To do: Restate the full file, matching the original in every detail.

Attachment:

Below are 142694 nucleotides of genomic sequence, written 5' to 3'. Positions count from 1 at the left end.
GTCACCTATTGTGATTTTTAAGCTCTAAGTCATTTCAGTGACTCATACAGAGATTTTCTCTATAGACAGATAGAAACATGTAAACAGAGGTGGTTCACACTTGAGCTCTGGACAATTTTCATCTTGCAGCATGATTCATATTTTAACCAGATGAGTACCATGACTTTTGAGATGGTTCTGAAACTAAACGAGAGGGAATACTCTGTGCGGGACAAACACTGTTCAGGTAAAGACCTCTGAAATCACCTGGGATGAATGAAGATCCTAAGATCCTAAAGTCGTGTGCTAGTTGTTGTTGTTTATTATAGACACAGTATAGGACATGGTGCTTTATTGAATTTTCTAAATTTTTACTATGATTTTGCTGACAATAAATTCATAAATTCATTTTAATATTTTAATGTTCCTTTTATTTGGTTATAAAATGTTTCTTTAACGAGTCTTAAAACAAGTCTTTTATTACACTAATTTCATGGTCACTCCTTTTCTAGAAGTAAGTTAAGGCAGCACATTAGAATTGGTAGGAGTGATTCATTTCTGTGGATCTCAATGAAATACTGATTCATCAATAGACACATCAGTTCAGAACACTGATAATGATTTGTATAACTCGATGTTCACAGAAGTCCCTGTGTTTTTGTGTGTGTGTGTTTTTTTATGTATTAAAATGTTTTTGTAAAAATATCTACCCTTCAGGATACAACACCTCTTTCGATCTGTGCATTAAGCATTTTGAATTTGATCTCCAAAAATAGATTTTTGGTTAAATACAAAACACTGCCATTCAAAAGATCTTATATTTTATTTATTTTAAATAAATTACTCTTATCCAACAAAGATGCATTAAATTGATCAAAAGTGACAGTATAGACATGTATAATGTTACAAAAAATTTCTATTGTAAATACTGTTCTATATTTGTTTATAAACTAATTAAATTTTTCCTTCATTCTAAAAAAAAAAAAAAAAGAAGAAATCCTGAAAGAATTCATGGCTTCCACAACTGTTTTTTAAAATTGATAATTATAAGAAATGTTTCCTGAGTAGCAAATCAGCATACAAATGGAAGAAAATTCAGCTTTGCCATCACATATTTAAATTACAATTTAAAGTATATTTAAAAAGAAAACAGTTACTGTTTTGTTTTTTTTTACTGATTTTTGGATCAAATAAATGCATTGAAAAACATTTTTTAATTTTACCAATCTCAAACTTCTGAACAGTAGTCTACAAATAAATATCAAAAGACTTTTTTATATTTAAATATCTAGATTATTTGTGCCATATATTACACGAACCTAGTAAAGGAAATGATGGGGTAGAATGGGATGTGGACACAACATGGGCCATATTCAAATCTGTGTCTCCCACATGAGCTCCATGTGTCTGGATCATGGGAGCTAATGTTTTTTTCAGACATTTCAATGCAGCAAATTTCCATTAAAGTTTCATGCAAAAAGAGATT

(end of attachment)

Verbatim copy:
Below are 142694 nucleotides of genomic sequence, written 5' to 3'. Positions count from 1 at the left end.
GTCACCTATTGTGATTTTTAAGCTCTAAGTCATTTCAGTGACTCATACAGAGATTTTCTCTATAGACAGATAGAAACATGTAAACAGAGGTGGTTCACACTTGAGCTCTGGACAATTTTCATCTTGCAGCATGATTCATATTTTAACCAGATGAGTACCATGACTTTTGAGATGGTTCTGAAACTAAACGAGAGGGAATACTCTGTGCGGGACAAACACTGTTCAGGTAAAGACCTCTGAAATCACCTGGGATGAATGAAGATCCTAAGATCCTAAAGTCGTGTGCTAGTTGTTGTTGTTTATTATAGACACAGTATAGGACATGGTGCTTTATTGAATTTTCTAAATTTTTACTATGATTTTGCTGACAATAAATTCATAAATTCATTTTAATATTTTAATGTTCCTTTTATTTGGTTATAAAATGTTTCTTTAACGAGTCTTAAAACAAGTCTTTTATTACACTAATTTCATGGTCACTCCTTTTCTAGAAGTAAGTTAAGGCAGCACATTAGAATTGGTAGGAGTGATTCATTTCTGTGGATCTCAATGAAATACTGATTCATCAATAGACACATCAGTTCAGAACACTGATAATGATTTGTATAACTCGATGTTCACAGAAGTCCCTGTGTTTTTGTGTGTGTGTGTTTTTTTATGTATTAAAATGTTTTTGTAAAAATATCTACCCTTCAGGATACAACACCTCTTTCGATCTGTGCATTAAGCATTTTGAATTTGATCTCCAAAAATAGATTTTTGGTTAAATACAAAACACTGCCATTCAAAAGATCTTATATTTTATTTATTTTAAATAAATTACTCTTATCCAACAAAGATGCATTAAATTGATCAAAAGTGACAGTATAGACATGTATAATGTTACAAAAAATTTCTATTGTAAATACTGTTCTATATTTGTTTATAAACTAATTAAATTTTTCCTTCATTCTAAAAAAAAAAAAAAAAGAAGAAATCCTGAAAGAATTCATGGCTTCCACAACTGTTTTTTAAAATTGATAATTATAAGAAATGTTTCCTGAGTAGCAAATCAGCATACAAATGGAAGAAAATTCAGCTTTGCCATCACATATTTAAATTACAATTTAAAGTATATTTAAAAAGAAAACAGTTACTGTTTTGTTTTTTTTTACTGATTTTTGGATCAAATAAATGCATTGAAAAACATTTTTTAATTTTACCAATCTCAAACTTCTGAACAGTAGTCTACAAATAAATATCAAAAGACTTTTTTATATTTAAATATCTAGATTATTTGTGCCATATATTACACGAACCTAGTAAAGGAAATGATGGGGTAGAATGGGATGTGGACACAACATGGGCCATATTCAAATCTGTGTCTCCCACATGAGCTCCATGTGTCTGGATCATGGGAGCTAATGTTTTTTTCAGACATTTCAATGCAGCAAATTTCCATTAAAGTTTCATGCAAAAAGAGATT